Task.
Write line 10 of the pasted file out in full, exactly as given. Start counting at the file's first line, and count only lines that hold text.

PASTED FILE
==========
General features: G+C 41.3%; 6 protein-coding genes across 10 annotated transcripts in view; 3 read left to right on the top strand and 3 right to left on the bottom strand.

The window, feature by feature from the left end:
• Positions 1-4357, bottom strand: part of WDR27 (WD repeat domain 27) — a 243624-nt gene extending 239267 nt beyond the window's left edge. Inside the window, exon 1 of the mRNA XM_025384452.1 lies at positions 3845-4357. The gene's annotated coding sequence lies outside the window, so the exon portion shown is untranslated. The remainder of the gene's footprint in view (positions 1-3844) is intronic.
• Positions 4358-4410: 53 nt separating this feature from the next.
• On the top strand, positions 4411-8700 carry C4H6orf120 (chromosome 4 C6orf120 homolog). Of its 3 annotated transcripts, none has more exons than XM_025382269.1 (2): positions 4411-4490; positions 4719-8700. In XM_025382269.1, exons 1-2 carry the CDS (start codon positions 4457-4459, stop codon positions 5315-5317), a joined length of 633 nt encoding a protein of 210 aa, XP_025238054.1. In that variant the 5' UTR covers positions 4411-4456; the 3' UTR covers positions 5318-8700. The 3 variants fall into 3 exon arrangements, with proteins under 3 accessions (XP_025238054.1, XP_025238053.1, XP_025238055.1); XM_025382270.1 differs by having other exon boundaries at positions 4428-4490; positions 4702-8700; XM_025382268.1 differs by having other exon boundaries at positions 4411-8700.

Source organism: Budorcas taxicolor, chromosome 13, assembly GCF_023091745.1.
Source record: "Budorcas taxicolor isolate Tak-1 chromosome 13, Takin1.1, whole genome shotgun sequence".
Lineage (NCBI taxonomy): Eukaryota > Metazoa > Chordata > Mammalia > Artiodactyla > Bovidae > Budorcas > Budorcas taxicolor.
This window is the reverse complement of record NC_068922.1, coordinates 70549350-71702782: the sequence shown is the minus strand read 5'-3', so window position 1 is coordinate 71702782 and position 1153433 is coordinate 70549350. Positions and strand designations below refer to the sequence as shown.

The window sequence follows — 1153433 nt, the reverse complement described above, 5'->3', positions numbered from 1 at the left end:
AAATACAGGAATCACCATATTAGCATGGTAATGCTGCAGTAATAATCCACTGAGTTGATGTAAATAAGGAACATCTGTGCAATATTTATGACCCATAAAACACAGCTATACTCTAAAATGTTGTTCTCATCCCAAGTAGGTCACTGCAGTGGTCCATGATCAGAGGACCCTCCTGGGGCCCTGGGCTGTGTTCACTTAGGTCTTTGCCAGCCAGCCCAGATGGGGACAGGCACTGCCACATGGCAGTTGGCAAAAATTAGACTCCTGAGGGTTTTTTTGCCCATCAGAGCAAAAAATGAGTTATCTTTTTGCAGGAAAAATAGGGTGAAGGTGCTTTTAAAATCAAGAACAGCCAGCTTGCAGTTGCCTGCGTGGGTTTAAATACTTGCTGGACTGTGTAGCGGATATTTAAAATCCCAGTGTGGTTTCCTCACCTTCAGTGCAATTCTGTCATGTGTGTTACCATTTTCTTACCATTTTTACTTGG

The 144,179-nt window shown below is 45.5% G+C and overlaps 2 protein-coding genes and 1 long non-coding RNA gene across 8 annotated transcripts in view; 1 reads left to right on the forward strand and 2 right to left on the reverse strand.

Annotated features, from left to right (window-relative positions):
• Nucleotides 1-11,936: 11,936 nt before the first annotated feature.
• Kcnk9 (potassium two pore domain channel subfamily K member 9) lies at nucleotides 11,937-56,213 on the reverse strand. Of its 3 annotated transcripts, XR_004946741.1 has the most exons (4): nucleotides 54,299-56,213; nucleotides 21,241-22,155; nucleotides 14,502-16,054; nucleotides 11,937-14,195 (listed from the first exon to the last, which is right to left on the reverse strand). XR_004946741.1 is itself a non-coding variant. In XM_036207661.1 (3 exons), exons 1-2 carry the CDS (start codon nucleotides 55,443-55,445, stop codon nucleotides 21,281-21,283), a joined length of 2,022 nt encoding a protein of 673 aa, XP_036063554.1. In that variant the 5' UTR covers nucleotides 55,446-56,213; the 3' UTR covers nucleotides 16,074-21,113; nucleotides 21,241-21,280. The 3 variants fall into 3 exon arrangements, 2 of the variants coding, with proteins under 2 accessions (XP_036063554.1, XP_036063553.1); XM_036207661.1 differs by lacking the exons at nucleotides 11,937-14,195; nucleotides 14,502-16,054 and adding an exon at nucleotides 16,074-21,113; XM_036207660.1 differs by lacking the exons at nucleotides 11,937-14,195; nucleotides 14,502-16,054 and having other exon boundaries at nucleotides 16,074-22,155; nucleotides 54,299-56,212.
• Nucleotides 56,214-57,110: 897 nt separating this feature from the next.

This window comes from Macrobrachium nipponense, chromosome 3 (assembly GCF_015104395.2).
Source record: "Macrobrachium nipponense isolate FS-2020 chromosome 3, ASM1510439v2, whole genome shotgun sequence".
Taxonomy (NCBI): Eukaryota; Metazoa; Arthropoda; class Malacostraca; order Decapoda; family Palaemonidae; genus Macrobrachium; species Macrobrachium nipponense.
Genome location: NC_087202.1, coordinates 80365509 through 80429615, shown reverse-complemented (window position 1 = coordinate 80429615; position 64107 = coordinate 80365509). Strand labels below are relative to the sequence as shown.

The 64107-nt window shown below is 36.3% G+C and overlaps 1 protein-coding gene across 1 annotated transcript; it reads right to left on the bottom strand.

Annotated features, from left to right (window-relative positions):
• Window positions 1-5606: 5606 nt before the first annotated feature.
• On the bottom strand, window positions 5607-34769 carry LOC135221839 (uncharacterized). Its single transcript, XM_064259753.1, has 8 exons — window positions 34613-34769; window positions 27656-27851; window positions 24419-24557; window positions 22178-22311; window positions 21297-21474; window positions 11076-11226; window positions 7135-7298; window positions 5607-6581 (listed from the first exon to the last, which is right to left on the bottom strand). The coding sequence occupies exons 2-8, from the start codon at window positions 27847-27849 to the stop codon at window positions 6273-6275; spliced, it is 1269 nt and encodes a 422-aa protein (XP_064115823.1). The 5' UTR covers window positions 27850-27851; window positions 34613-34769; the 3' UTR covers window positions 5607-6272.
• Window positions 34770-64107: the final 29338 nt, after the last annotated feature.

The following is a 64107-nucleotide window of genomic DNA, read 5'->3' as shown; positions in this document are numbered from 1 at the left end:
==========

The window sequence follows — 1153433 nt, the reverse complement described above, 5'->3', positions numbered from 1 at the left end: